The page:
Detroit incinerator faces lawsuit over emissions

Jim Lynch
The Detroit News

Detroit — The Detroit incinerator, long controversial for its burning of the city’s waste, is being targeted by a lawsuit that claims the facility repeatedly fails to meet safe air emission standards.

Officials with the Great Lakes Environmental Law Center filed a notice of intent to sue incinerator operator Detroit Renewable Power. Like previous owners of the facility, the company takes in thousands of tons of trash each day for incineration.

The incineration produces steam and electricity that Detroit Renewable Power sells to DTE Energy. The process also produces air emissions that are considered harmful to the public.

Great Lakes Environmental Law Center officials believe much of the 650,000 tons of burned trash at the facility in 2015 came from outside the immediate area, where health effects are the most severe. Oakland County was responsible for 66 percent of the waste, while Wayne County produced 19 percent.

Since January 2015, the incinerator has been cited 21 times for odor violations reported in surrounding neighborhoods and 19 times for emissions of carbon monoxide, sulfur dioxide and particulate matter that registered above acceptable levels.

“It is not acceptable that as Detroiters move toward city-wide recycling and reducing the amount of their waste that goes to the incinerator, that they are subject to poor air quality and respiratory health issues due to waste from other communities and Detroit Renewable Power’s repeated failure to control air pollution as required by law,” stated Sandra Turner Handy, community engagement for the Michigan Environmental Council, in a press release.

A spokesman for Detroit Renewable Power said the allegations listed in the notice are nothing new, and that the company is already working to address them with Michigan’s Department of Environmental Quality.

“Detroit Renewable Power is a vital partner in the City’s ongoing renaissance, employing nearly 300 residents and helping our business customers prosper,” wrote Shaun Wilson, a spokesman for the company, in an email response to the questions. “DRP operates a sophisticated waste to energy facility and places the highest priority on complying with the strict and complex requirements established by the United States Environmental Protection Agency and the MDEQ. To that end, we have invested approximately $6 million the last two years to improve odor management at the facility. In short, we have done our part. Any claim to the contrary would simply be false.”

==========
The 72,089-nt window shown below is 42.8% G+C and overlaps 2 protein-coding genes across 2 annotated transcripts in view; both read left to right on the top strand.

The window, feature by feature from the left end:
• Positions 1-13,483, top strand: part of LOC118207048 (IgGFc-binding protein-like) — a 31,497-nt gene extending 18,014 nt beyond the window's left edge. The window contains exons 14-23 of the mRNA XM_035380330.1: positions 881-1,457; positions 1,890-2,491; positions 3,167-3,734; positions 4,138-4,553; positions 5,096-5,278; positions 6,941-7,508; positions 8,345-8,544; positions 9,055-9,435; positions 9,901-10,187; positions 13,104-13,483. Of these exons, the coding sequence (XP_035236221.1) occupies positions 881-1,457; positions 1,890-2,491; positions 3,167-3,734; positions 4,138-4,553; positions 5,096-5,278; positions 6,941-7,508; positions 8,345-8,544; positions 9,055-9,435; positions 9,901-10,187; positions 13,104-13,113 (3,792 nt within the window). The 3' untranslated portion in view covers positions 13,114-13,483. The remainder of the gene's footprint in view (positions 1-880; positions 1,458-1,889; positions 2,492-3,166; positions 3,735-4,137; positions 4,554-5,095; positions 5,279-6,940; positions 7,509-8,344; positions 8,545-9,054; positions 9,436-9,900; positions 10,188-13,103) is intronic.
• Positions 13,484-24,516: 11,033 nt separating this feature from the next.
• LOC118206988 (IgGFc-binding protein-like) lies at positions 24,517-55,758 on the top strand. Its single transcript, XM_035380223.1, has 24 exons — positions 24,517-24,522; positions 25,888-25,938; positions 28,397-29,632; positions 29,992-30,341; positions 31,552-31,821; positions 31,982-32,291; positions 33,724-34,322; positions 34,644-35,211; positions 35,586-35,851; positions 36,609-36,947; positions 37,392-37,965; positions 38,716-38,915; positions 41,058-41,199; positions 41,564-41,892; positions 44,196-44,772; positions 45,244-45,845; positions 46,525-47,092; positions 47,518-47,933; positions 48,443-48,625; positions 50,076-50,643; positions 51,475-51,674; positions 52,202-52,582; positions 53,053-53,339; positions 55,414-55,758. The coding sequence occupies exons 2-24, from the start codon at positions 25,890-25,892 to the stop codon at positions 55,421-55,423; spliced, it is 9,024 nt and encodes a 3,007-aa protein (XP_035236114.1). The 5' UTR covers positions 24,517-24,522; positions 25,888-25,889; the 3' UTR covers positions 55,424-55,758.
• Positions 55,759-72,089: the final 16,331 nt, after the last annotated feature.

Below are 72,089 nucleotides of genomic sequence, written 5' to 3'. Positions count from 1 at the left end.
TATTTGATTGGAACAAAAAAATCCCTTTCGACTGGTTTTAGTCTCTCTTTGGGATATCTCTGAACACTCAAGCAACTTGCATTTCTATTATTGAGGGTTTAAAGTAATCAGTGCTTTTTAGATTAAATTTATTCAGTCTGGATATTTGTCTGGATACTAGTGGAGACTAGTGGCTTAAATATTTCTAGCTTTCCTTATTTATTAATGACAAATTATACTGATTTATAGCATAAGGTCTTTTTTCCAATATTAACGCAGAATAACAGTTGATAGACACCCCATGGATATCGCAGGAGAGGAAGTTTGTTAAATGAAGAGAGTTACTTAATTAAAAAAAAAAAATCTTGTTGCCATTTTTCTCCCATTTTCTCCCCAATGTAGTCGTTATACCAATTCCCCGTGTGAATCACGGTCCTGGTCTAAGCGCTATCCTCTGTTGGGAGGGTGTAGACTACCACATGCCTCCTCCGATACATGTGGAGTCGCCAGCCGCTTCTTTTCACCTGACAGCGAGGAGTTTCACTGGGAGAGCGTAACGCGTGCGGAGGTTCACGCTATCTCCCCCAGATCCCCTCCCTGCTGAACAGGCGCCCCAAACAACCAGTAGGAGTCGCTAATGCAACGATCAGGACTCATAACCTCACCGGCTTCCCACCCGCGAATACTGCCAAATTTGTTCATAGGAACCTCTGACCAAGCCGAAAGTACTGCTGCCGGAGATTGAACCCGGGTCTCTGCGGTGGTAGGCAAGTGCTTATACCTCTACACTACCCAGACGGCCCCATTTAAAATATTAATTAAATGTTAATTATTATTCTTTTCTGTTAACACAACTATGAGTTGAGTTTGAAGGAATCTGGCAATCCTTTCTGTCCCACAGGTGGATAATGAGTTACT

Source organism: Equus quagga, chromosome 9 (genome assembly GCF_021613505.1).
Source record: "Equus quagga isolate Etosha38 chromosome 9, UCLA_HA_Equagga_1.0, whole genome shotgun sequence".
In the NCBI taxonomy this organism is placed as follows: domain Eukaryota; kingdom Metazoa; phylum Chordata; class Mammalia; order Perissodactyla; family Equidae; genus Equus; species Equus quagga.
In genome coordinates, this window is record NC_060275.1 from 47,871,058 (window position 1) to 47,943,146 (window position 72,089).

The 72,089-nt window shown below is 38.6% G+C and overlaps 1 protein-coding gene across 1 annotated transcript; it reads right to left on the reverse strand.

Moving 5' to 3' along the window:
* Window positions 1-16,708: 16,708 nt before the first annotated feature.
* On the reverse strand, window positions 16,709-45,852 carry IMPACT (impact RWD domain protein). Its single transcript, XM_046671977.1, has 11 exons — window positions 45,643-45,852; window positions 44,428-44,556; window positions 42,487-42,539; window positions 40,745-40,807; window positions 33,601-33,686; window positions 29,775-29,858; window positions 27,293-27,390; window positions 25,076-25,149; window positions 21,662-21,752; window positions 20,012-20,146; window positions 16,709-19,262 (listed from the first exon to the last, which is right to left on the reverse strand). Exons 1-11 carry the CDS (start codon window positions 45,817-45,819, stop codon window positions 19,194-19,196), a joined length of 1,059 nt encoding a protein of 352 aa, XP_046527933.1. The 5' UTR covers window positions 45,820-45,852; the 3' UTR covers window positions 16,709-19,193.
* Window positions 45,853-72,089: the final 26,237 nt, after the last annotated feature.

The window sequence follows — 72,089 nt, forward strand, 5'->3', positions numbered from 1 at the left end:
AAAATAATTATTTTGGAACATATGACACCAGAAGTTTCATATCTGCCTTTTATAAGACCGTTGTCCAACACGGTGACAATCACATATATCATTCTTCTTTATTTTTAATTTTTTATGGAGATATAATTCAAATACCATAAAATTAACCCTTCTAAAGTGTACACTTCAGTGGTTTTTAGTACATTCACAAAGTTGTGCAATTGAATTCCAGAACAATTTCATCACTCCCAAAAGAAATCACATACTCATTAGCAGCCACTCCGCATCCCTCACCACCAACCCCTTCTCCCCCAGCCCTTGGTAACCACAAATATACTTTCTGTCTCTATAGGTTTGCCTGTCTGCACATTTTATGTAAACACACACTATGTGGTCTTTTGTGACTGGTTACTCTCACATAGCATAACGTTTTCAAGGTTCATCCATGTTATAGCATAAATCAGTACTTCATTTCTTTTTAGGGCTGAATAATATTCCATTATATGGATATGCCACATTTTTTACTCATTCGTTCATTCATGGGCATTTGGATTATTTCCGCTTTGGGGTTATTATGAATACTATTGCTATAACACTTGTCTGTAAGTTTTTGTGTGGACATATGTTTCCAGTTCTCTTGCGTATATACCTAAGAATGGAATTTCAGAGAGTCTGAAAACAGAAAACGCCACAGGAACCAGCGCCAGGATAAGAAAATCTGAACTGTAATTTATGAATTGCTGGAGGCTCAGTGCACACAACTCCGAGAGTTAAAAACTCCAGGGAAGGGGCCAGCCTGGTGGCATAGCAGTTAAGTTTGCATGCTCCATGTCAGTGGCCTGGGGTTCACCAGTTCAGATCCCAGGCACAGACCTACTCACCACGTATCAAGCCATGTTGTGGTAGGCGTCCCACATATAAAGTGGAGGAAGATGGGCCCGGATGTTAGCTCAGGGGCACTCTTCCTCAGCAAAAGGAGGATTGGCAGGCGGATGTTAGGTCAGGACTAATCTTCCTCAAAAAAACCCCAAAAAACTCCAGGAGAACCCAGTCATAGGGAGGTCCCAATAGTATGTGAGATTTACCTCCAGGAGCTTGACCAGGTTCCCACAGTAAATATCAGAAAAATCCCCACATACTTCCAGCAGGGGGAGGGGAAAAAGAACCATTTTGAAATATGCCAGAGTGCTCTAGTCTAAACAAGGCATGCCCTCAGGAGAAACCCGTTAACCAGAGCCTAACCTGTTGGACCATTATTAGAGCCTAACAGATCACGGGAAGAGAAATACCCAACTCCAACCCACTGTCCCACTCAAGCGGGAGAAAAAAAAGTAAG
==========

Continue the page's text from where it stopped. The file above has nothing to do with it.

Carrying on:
Also notified in the intent to sue document are Michigan Gov. Rick Snyder, the Michigan Department of Environmental Quality and the U.S. Environmental Protection Agency.

Environmental groups have pushed for years to halt operations at the incinerator, which sits near the Interstate 94 and I-75 intersection. The technology, they argue, is outdated and allows the region to burn trash and foul the air.

“Given the environmental injustice and health challenges that nearby residents continue to face because of the incinerator, it’s important that the Clean Air Act be aggressively enforced against the facility,” stated William Copeland, the climate justice director for the East Michigan Environmental Action Council, in the release.

A spokesman for Detroit Renewable Power did not immediately return a call for comment. But the company’s website refutes the notion that the facility is like incinerators of old.

“Modern EFW facilities such as DRP work very differently from old fashioned municipal ‘incinerators’ that were primarily built to reduce waste volume,” the site states. “Old incinerators burned trash inefficiently, had minimal (if any) air emission control systems, produced smoke, and did not recover any of the energy released during the combustion process.

“Our EFW facility produces steam and electricity that reduces burdens on landfills, recycles waste metals, doesn’t smoke, and cuts greenhouse gas emissions.”

A spokesman for DEQ could not be reached for comment early Tuesday.

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